Saturday, January 8, 2011

Artificial Ignorance (Part 1)

How do you get a chess-playing computer to play poorly?

In the case of programs like Talking LCD Chess  see "Jerome Gambit and the Perfesser (Part I)", Part II, Part III and Part IV – you can limit how deeply it searches for each move. It sees less, it misses more.

In the case of programs like Chess Challenger 7 – see "A Jerome Gambit 'Challenger' "   you can limit the amount of time it spends on choosing each move. Again, playing strength has a lot to do with how far the computer "sees".

Or, when you design a program, you can have it play a relatively decent game, but every once-in-a-while have it choose the 4th or 5th or worse move choice. That's the blunder-as-a-ticking-time-bomb model: with strong players, large mistakes are rare; but with weak players things go *boom* quite regularly.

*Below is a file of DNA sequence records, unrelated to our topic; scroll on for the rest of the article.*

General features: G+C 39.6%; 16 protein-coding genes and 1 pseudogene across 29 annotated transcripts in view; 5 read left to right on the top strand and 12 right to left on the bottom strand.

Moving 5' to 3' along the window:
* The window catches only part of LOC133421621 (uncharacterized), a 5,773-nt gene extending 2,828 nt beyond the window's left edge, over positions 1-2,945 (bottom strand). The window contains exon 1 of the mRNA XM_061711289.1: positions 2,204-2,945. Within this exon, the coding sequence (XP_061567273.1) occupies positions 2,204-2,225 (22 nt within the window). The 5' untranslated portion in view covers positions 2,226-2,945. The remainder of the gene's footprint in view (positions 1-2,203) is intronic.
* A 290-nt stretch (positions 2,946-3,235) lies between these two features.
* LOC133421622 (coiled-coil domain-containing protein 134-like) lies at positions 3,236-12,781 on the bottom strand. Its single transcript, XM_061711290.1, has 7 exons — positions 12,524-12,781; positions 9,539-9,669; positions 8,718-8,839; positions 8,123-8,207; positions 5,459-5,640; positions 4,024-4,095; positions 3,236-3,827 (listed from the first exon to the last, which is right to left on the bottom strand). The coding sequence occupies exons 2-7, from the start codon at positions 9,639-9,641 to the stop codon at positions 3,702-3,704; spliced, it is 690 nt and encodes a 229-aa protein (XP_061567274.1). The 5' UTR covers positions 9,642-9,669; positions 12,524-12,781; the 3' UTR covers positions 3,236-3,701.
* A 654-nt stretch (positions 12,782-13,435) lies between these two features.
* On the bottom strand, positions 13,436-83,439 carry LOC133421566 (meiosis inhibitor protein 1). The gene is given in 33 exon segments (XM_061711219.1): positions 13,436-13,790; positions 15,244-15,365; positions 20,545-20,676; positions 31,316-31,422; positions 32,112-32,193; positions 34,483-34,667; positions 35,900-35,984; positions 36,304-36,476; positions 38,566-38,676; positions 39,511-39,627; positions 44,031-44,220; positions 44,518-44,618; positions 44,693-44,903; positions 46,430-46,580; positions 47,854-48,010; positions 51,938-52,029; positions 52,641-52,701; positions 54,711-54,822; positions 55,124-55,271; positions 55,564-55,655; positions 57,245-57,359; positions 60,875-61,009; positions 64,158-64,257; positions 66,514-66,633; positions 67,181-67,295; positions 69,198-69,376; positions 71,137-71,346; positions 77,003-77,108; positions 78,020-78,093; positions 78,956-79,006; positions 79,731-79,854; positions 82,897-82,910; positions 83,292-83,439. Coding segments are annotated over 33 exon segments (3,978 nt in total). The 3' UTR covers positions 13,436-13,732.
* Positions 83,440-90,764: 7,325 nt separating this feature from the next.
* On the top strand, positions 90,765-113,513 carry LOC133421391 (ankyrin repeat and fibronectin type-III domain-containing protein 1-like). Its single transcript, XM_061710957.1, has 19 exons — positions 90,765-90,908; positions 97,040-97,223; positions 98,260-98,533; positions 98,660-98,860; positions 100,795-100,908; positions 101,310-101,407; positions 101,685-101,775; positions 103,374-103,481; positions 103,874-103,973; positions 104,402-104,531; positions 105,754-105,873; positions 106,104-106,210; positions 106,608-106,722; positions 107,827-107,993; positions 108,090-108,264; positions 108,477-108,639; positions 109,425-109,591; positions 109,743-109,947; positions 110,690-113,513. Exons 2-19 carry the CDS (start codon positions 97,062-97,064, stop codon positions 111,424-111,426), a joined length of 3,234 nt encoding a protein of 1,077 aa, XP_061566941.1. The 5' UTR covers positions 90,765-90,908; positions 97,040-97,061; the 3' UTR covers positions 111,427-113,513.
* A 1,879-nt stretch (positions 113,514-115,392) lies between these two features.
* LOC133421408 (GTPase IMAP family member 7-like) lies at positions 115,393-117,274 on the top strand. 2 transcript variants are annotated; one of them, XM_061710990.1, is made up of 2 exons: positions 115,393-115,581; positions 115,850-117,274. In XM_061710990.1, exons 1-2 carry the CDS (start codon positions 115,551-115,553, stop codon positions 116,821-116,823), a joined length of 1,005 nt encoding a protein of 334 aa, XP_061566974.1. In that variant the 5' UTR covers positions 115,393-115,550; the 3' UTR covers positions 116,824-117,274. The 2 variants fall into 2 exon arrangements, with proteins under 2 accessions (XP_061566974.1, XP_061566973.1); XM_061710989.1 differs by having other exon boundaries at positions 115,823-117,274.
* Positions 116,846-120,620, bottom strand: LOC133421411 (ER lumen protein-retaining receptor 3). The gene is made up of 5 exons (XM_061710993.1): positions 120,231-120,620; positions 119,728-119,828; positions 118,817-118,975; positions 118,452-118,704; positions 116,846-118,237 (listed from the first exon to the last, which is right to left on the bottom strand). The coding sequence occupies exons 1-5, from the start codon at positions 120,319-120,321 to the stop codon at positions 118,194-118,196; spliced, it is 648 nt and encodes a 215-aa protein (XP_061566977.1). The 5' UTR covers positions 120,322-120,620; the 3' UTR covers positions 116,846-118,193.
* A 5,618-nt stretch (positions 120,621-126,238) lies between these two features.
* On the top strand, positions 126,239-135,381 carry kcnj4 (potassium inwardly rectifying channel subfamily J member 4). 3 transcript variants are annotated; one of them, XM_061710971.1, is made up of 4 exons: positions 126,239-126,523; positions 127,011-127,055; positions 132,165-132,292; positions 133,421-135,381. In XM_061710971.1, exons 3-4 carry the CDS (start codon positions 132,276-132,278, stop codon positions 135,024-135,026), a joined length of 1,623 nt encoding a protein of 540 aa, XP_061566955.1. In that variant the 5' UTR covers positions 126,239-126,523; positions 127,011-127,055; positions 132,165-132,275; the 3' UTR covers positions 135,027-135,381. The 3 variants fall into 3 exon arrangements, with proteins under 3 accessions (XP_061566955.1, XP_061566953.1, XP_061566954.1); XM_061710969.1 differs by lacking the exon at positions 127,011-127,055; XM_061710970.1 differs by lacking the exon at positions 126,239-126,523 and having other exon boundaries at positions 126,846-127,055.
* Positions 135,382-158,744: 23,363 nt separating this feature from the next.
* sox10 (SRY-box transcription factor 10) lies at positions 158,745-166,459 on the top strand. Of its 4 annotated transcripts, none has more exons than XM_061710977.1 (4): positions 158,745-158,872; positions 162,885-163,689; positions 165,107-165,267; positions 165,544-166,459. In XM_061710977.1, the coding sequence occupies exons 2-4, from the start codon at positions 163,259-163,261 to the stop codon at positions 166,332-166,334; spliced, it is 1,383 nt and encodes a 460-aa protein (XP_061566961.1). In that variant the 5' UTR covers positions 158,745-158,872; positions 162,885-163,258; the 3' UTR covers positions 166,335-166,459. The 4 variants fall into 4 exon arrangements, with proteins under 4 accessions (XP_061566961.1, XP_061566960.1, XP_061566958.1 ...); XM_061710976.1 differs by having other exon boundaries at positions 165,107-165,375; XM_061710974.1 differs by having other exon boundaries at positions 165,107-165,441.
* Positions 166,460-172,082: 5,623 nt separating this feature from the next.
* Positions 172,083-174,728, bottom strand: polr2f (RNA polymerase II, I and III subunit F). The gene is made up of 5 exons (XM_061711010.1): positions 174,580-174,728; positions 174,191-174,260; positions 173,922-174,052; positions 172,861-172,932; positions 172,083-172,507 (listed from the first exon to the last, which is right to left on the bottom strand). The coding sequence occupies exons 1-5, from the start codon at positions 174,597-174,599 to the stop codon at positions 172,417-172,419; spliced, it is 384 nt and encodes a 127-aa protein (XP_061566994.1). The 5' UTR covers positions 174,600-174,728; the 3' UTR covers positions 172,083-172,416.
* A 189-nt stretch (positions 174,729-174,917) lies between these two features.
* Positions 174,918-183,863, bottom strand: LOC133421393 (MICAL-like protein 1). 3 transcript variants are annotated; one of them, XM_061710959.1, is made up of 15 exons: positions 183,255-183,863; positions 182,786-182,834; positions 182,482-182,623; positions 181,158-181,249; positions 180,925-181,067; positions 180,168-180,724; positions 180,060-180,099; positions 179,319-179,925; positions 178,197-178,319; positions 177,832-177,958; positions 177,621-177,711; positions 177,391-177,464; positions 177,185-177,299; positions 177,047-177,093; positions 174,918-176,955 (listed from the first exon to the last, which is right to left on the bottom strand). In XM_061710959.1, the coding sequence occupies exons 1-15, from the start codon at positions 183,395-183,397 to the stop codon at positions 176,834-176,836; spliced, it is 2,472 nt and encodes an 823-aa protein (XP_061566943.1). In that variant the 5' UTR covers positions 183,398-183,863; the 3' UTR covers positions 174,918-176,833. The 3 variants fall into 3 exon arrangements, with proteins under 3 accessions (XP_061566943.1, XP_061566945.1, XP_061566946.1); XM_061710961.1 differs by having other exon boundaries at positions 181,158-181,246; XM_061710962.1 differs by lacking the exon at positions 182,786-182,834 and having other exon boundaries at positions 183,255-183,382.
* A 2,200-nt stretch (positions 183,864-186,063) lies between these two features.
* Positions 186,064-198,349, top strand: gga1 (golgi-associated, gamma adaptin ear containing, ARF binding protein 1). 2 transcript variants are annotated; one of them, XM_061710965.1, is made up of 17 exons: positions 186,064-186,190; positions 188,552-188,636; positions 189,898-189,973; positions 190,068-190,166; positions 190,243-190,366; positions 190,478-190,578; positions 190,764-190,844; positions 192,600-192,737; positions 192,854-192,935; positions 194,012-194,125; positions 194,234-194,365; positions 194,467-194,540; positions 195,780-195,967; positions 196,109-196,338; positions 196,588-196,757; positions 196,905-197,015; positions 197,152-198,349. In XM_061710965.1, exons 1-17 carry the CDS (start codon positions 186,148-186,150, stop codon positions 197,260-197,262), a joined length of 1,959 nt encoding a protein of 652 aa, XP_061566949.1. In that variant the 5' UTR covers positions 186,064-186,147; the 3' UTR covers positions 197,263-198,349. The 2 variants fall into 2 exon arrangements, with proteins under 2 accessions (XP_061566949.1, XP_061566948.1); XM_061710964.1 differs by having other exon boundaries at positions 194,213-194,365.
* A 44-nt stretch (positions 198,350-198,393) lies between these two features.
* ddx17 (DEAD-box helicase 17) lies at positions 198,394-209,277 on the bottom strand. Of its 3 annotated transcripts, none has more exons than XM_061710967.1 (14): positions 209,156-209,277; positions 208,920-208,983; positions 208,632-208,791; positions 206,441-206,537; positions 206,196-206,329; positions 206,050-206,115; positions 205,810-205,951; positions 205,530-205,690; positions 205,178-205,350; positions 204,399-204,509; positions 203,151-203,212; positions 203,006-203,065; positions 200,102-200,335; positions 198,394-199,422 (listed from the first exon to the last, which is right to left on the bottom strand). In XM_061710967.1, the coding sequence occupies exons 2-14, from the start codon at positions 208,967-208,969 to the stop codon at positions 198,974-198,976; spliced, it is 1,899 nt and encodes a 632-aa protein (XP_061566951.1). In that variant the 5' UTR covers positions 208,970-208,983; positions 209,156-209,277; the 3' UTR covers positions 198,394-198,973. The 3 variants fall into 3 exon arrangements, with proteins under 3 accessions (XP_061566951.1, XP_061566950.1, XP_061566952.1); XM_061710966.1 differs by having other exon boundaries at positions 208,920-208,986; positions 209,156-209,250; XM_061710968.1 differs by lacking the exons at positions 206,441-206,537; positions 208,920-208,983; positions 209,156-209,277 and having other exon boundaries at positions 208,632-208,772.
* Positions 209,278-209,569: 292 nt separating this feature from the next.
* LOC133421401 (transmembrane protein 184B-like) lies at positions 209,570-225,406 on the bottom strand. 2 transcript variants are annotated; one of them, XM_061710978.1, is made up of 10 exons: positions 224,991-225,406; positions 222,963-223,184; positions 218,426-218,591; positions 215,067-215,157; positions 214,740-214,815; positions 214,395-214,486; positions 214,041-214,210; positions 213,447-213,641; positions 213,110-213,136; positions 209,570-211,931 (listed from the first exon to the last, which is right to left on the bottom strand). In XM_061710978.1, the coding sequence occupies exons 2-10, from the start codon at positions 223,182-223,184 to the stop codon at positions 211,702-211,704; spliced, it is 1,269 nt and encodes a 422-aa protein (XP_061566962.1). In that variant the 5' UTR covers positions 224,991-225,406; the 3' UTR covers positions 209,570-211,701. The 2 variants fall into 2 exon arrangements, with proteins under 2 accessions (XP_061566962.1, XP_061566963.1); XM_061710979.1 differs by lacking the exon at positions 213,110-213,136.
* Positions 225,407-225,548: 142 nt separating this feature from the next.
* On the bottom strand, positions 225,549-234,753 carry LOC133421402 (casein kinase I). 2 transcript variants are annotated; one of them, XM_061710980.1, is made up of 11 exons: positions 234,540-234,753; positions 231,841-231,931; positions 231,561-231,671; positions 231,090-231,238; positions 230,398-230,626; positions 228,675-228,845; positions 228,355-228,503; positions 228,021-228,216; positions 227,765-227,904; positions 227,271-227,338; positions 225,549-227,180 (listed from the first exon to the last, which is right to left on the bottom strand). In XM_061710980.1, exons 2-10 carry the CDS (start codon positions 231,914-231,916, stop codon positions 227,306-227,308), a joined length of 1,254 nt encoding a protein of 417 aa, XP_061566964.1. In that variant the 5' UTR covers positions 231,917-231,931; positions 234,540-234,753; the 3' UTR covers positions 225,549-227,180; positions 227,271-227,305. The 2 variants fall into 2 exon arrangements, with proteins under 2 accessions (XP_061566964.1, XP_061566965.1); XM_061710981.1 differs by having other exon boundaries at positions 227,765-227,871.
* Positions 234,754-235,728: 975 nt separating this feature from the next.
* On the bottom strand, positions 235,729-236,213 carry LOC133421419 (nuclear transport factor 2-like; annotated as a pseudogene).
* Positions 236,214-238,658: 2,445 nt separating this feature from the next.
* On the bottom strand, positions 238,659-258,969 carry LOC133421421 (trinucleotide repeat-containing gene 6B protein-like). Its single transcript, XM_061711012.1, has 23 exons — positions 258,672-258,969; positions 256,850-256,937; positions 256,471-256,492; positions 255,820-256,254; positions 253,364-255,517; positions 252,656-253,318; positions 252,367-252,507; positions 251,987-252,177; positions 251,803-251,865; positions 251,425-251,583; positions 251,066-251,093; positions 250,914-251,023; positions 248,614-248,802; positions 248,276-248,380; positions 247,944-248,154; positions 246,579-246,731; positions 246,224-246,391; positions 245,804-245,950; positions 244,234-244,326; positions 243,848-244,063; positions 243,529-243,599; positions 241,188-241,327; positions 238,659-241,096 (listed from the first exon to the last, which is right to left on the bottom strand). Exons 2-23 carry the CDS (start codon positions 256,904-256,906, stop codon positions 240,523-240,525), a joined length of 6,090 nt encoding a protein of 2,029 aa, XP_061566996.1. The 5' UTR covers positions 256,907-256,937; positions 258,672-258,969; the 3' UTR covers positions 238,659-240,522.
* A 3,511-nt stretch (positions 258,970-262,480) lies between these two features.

I was thinking about this "problem" (most of the time programmers are trying to make their chess engines stronger and smarter) today while discussing the Chess Titans program (which is included in the Windows 7 operating system) with my son, Jon.

The youngest of the "Kennedy Kids", home on vacation from his work in Haiti, has been spending more time on chess lately. Of course, he wanted me to show him the details of the Jerome Gambit, and of course I spent a lot of time doing so.

He wants to return to The Haitian Project, play his boss at chess, and beat him with the Jerome Gambit...

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